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Working paper

The philosophy of sovereignty, human rights, and democracy in Russia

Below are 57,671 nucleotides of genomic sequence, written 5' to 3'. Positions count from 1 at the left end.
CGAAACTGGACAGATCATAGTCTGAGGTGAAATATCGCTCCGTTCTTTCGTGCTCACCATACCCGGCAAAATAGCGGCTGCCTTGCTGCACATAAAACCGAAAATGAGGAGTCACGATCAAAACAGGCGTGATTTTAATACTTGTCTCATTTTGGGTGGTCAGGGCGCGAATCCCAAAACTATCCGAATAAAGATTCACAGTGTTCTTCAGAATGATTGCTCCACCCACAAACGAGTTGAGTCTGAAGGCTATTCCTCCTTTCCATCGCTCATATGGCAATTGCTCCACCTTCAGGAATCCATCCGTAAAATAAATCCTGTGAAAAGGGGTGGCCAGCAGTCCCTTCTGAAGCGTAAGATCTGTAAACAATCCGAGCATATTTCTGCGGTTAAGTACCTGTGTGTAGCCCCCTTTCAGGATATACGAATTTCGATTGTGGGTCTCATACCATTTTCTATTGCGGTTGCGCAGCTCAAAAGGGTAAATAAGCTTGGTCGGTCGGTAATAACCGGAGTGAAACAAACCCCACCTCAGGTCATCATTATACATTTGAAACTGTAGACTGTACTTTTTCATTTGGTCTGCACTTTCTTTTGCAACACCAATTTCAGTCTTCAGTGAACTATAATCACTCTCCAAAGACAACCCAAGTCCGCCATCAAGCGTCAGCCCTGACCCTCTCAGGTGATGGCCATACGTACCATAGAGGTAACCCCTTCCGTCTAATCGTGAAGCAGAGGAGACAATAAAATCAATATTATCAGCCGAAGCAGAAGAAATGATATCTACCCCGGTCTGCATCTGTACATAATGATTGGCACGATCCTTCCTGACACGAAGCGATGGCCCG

This paper examines the correlation between the concepts of sovereignty, human rights, and democracy in Russian legal and political debate, analyzing this correlation in the context of Russian philosophical discourse. It argues that sovereignty is often used as a powerful argument which allows the overruling of international humanitarian standards and the formal constitutional guarantees of human rights. This conflict between sovereignty and human rights also recurs in other countries, and many legal scholars demand the revision or even abandonment of the concept of sovereignty. In Russia this conflict is aggravated by some characteristic features of the traditional mentality which frequently favors statism and collective interests over individual ones, and by the state building a “power vertical” subordinating regional and other particularistic interests to the central power. These features and policies are studied in the context of the Slavophile-Westernizer philosophical divide. This divide reveals the pros and contras put forward by the Russian supporters of the isolationist (conservative) policy throughout contemporary history, and especially in the sovereignty debates in recent years. The Russian Constitution contains many declaratory statements about human rights and democracy, but their formulations are vague and have little concrete effect in court battles where the application of international humanitarian law is counterbalanced by the concerns of the protection of sovereignty. These concerns coincide with isolationist and authoritarian policies, which led in 2006 to their amalgamation into the concept of “sovereign democracy.” This concept is considered in this paper to be a recurrence of the Russian conservative tradition. Even though the concept in its literal meaning has been abandoned by its author and supporters, most of its ideas are still on the cusp of the official political discourse which reproduces the pivotal axes of the Russian political philosophy of the 19th century.